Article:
What is a Letter of Introduction and How Do I Write One?

You read different freelance writing sites hoping to get the scoop on becoming a freelance writer.

But, after reading a couple posts, you come across terms you don’t know or never heard of. Clips? B2B? LOI?

What is a Letter of Introduction and How Do I Write One?

You decide this is too much and give up before really giving freelance writing a shot. Well, let’s hope that doesn’t happen to you! There are many things to learn as a new freelance writer and blogger and one of them is the Letter of Introduction.

But, after reading a couple posts, you come across terms you don’t know.

A Letter of Introduction (LOI) plays a similar role as a query letter does to an editor. A LOI is sent to a business to introduce yourself and your business and to let them know what you can do for them.

The LOI should be treated as a writing audition so it is important to create one that is direct, informative, yet friendly in tone.

Sending off LOIs is sort of like cold pitching. These businesses never heard of you and they may not even know they need a content writer. So, writing them can not only help you land clients, but regular clients.

Let’s look at how to write a LOI.

Businesses Don’t Care About You

The biggest mistake freelance writers make when writing LOIs is talking too much about themselves.

Businesses don’t care that you can create great content or are a really fast writer. They want to know what you can do for them. They want to know that you can solve their problems.

The biggest mistake freelance writers make when writing LOIs is talking too much about themselves.

It’s fine to have a section on you in your LOI about your education or past experiences, but no more than a sentence or two should be included. Remember to focus on the problems you can solve for that business.

So, instead of saying, “I’m a fast writer and will meet deadlines.” You can change the phrase a bit to make it more about them.

For example, “Your writing tasks will be expertly created and delivered to you on time, leaving you worry-free and able to complete more pressing duties.”

There, you solve the problem of worrying about deadlines and quality and you solve the problem of getting their mandatory writing projects done while still completing other important tasks.

Much like great copywriting, you need to identify their problems and offer them a solution. Doing all of this in your LOI not only lets the business know who you are, it also portrays you as the expert you are.

Don’t Be Stuffy

The second mistake that freelancers make when writing an LOI to a business is thinking that they have to write in a formal tone.

Most businesses these days are using Facebook, Twitter, and LinkedIn, and have adapted their use of language to suit these platforms. Visit their website and study how they speak on their site. Most of the time, it is in a friendly, easy-going tone. Not stiff and formal like many people think.

Writing your LOI in a courteous, yet friendly manner helps the business owner or marketing director connect with you and shows that you know how to write for an audience of people instead of an audience of robots.

Do I Send Clips in My LOI?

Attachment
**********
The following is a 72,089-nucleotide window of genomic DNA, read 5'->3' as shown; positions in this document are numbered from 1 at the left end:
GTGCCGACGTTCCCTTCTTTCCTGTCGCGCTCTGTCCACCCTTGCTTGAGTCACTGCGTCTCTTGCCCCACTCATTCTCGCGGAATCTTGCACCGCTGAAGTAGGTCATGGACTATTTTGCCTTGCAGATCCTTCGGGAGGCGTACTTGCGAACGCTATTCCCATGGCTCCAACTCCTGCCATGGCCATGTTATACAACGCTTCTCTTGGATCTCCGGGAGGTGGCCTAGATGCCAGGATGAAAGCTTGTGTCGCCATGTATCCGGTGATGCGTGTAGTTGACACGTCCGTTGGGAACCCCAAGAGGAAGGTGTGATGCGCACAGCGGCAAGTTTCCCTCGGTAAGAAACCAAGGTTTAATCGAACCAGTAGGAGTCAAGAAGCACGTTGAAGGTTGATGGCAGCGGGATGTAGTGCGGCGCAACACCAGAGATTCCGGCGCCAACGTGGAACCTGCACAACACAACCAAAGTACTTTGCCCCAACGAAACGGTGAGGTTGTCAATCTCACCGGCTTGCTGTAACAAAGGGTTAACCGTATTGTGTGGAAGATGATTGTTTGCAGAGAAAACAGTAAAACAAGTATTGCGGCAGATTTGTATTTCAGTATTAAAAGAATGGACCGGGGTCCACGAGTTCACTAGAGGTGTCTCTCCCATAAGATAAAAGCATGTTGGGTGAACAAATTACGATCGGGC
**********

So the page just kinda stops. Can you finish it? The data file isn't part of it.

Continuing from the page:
Many freelancers wonder where their portfolio should come into the picture. Do they send an attachment of their portfolio in their LOI?

Do they put a link to it in the letter? First thing’s first – never send an attachment in a LOI. The chances of someone opening that email are slim to none and no one is going to risk a possible virus on their computer for some writing clips they didn’t ask for.

Instead, ask them in the letter if they would like to see some of your clips. If you give them a simple yes or no question, the chances of them responding to your LOI and asking to see clips are higher.

If too many steps are involved such as clicking on a link to your portfolio with other links to click on to view your online works, the business owner or marketing director probably won’t pursue it or you.

Writing a Letter of Introduction isn’t as intimidating as it sounds. Do some research and look up other LOIs that have had a great response rate and learn from them. Put your best foot forward every time and sooner or later, a business is going to see you as the expert problem solver they didn’t know they needed.

Now it’s your turn – have you ever used a LOI? Did it lead to a consistent writing gig? Tell us in the comments.

Robbyn is a freelance writer for medical and healthcare B2B companies with over 7 years of experience in the healthcare and dental industries. She received her degree in Business from the University of Phoenix and has enjoyed being part of the writing world for over 16 years. She wears many hats including wine enthusiast, foodie, belly dancer, and child tamer.

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It’s straightforward writing, I loved it. Thank you.Reply to Sreelatha
Great stuff! Personally, writing my first LOI has left me nervous and intimidated at first, especially since I had zero experience and absolutely no idea how to stand out or even get started writing it. Your tips are really helpful in reminding us what businesses look for in LOIs. In a nutshell: talk more about what you can do for the client, even if you have no experience. At least, that was how it went for me. 😛 Keep on writing!Reply to Julienne
Robyn, Thanks for your lesson on LOI! When I first started freelance writing, LOI was a term I had no clue about. What were these people talking about I would think. Great tips too and I will incorporate them in my LOI in the future!Reply to Elna
Robbyn Hodgs Thanks for including my post. It looks great!Reply to Robbyn